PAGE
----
Woog's World: On Memorial Day, reflect on our complex freedoms they sacrificed for
Updated 9:14 am, Monday, May 25, 2015
It's been quite a month in Westport.
First, fliers with the hashtag #WhiteLivesMatter were tossed onto lawns and driveways around town. No one claimed responsibility, but similar-looking messages in Milford included a link to a racist organzation.
Barely a week later, two men burst into a private lunch at Temple Israel. Shouting pro-Palestinian slogans, they terrified 100 women there to hear a talk by Friends of the Israeli Defense Forces. Clergy and staff members subdued the intruders, and Westport police then took over with dispatch. But in the first uncertain moments, two middle schools, one elementary school and two preschools were locked down.
Quite a way to lead up to Memorial Day.
On Monday, Westport honors the men and women who, for nearly 250 years, have defended our country. Some made the ultimate sacrifice: They gave their lives. It may be hard to fathom in the wake of this month's two incidents, but free speech is alive and well in America.
It is illegal to discriminate on the basis of race in housing, hiring or many other areas of life. It is cowardly to throw anonymous fliers on people's property. (It's also littering.) But Americans still have the right to say that "white lives matter." Just as they have the right to say "black lives matter," "all lives matter" or (hypothetically) "no lives matter." And we are all free to have a robust, honest discussion about it, as we did this past Sunday at the Westport Library.
It is illegal to burst into a private function, on private property, and sow terror. In today's climate -- and in Westport, just a few miles from Newtown and a few more from the destroyed World Trade Center -- it is the height of recklessness and stupidity to believe that no one would worry that after the loud words, there would be gunfire or bombs. Yet Americans still have the right to argue for or against Israel, for or against Palestine, or take any position in between. We can do this anywhere in public, and -- so long as we do not threaten anyone -- we can be as insistent as we want.
On Monday, Westporters will gather for the Memorial Day parade. It's one of our most cherished traditions, but perhaps because we enjoy it so much every year, we've lost sight of its true meaning. We applaud the veterans, police and fire departments and EMTs. We videotape our little soccer players, gymnasts, and violinists. We marvel at the Y's Men's war-themed float. Then we barbecue, drink beer and welcome summer.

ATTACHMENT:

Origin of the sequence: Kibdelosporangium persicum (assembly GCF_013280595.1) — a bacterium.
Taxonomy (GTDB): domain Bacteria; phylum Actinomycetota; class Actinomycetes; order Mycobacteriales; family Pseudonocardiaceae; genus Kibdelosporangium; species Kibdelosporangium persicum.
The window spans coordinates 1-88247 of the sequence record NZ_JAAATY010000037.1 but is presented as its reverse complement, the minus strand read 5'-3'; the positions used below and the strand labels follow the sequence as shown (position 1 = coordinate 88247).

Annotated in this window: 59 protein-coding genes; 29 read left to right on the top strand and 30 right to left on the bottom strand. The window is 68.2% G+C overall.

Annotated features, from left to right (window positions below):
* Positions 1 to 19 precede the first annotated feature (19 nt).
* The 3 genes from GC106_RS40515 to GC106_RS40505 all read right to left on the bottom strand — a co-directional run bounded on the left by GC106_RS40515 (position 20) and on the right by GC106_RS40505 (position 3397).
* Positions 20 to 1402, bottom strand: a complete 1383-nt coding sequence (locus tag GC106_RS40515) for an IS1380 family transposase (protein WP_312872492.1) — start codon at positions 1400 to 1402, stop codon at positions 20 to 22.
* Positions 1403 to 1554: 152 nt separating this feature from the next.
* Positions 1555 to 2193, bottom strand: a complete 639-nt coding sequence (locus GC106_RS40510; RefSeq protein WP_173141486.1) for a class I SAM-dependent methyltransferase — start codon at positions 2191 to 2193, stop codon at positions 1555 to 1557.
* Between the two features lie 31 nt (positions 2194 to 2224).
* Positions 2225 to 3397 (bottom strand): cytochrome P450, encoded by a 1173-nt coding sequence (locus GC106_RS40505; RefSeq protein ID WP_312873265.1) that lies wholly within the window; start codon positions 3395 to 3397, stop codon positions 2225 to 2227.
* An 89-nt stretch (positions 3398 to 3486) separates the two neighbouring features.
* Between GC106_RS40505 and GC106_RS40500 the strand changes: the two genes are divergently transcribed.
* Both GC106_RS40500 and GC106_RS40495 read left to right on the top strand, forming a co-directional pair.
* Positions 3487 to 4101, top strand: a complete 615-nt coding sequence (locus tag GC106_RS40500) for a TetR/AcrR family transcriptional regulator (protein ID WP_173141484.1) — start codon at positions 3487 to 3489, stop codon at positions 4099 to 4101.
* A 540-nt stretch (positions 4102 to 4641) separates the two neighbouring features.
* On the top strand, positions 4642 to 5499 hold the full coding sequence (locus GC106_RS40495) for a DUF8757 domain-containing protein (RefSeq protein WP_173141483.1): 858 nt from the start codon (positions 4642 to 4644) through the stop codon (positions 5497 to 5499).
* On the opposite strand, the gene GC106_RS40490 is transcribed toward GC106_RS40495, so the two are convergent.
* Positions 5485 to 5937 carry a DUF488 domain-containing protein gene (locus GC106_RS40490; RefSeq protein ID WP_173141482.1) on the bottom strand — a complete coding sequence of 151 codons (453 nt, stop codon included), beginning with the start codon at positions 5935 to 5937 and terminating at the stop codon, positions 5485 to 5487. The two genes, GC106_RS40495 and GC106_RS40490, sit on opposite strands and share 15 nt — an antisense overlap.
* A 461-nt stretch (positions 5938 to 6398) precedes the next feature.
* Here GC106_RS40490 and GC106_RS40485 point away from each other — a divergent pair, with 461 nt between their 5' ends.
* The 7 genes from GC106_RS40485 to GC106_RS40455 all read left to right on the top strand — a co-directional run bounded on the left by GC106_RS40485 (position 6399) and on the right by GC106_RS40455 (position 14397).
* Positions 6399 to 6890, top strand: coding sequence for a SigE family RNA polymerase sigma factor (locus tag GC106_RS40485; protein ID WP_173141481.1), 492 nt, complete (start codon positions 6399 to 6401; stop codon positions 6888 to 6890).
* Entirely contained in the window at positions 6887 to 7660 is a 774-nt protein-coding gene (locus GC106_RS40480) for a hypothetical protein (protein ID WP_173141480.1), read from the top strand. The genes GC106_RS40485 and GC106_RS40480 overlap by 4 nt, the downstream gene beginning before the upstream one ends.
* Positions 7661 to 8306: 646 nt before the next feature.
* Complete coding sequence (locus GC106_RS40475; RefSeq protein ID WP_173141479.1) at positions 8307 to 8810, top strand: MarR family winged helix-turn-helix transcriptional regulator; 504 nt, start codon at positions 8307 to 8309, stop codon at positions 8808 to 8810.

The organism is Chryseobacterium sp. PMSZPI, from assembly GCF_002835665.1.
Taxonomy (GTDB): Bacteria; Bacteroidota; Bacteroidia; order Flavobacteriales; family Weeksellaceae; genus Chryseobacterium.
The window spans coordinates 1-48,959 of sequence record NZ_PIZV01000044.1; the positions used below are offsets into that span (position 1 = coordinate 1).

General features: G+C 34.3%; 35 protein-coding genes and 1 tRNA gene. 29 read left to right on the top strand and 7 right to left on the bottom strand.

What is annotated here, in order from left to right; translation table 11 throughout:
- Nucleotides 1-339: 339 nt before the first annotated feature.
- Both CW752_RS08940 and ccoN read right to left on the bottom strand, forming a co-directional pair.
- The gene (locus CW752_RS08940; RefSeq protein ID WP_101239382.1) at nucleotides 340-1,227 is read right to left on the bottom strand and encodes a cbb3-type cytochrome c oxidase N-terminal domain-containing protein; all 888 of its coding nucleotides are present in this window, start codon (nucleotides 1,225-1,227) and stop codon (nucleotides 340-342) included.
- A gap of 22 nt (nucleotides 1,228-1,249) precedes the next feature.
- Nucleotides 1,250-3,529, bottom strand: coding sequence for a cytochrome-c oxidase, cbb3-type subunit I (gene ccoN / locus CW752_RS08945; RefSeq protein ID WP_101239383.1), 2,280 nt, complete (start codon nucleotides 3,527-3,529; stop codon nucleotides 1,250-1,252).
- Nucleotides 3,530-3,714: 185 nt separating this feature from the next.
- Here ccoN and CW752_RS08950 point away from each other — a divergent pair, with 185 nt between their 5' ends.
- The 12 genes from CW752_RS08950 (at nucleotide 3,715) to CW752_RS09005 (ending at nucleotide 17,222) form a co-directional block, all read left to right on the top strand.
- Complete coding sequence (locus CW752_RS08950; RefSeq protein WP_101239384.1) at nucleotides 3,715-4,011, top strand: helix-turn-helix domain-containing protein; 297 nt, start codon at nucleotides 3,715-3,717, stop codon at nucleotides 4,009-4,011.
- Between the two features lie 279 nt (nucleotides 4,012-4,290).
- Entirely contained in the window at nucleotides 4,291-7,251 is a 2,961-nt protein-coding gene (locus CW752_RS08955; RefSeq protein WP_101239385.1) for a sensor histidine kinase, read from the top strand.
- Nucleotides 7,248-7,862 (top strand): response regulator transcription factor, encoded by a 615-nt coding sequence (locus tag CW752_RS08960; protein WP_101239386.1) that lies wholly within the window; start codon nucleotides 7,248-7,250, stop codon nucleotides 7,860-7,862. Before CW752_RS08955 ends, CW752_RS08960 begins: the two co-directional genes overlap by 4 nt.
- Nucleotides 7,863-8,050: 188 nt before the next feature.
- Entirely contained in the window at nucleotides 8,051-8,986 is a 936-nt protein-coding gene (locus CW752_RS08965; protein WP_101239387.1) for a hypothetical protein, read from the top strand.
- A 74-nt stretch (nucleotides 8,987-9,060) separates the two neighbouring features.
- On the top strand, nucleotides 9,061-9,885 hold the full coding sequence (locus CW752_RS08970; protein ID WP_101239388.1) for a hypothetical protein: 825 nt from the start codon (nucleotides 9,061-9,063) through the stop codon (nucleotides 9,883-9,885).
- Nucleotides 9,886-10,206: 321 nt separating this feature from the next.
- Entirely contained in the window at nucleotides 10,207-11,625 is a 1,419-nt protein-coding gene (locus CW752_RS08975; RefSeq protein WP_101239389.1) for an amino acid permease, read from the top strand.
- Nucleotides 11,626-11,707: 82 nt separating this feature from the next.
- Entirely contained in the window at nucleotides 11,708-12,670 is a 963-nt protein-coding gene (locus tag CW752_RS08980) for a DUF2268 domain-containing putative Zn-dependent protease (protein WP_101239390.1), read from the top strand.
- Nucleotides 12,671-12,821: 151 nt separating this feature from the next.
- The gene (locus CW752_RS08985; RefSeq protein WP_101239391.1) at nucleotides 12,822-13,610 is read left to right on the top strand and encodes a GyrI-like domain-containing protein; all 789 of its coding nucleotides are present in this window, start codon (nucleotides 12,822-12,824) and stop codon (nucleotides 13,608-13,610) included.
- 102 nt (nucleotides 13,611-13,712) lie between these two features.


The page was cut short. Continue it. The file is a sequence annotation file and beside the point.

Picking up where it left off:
This year, let's do something different. On Monday, let's think about each group that passes by. Let's try to understand who they are, what they represent and the contributions they make to our community, our country and our world.
There's grand marshal Bruce Allen, of course. He's a World War II combat infantry veteran, winner of a Bronze Star and Purple Heart. He'll be flanked by other veterans -- a fading number from that war, and more from the others that followed. If they had not served, could we line a parade route now?
RTM members march. They donate countless hours to the town. They pass our budget, take tough votes on issues like open space and senior housing, and hear constituent complaints about potholes and noise. What kind of town would we be without their level of involvement and service?
There is music galore. Fife-and-drum corps remind us of days when it was expected that every young man would fight for his country. If you were too young to carry a musket, you picked up an instrument. In 2015, the music is brassy and bold. It's played by teens and tweens, in high school and middle school. Let's hope that in addition to learning the notes, they understand the human stories behind the marches and patriotic tunes they play.
As we shout hellos to our neighbors and friends in every civic group imaginable -- Al's Angels, Westport Woman's Club, Community Theater, Rotary, First Night and more -- we should recognize their power and passion. They help the helpless. They nourish our minds. They make us laugh and cry. They sustain our town, and make the world a better place. America is still a special nation, and -- in part because of what they do -- Westport holds a privileged place in it.
Of course, the bajillions of kids marching with sports teams, music and church groups, on floats and in trucks, represent our future. We hope they grow up in a world of peace, but we must give them the tools to navigate what we realize will be a difficult, complex world. We should remember once more that their future could not be possible without so many sacrifices, from so many who came before.
That's a lot to think about. Thankfully, we live in a land in which we can.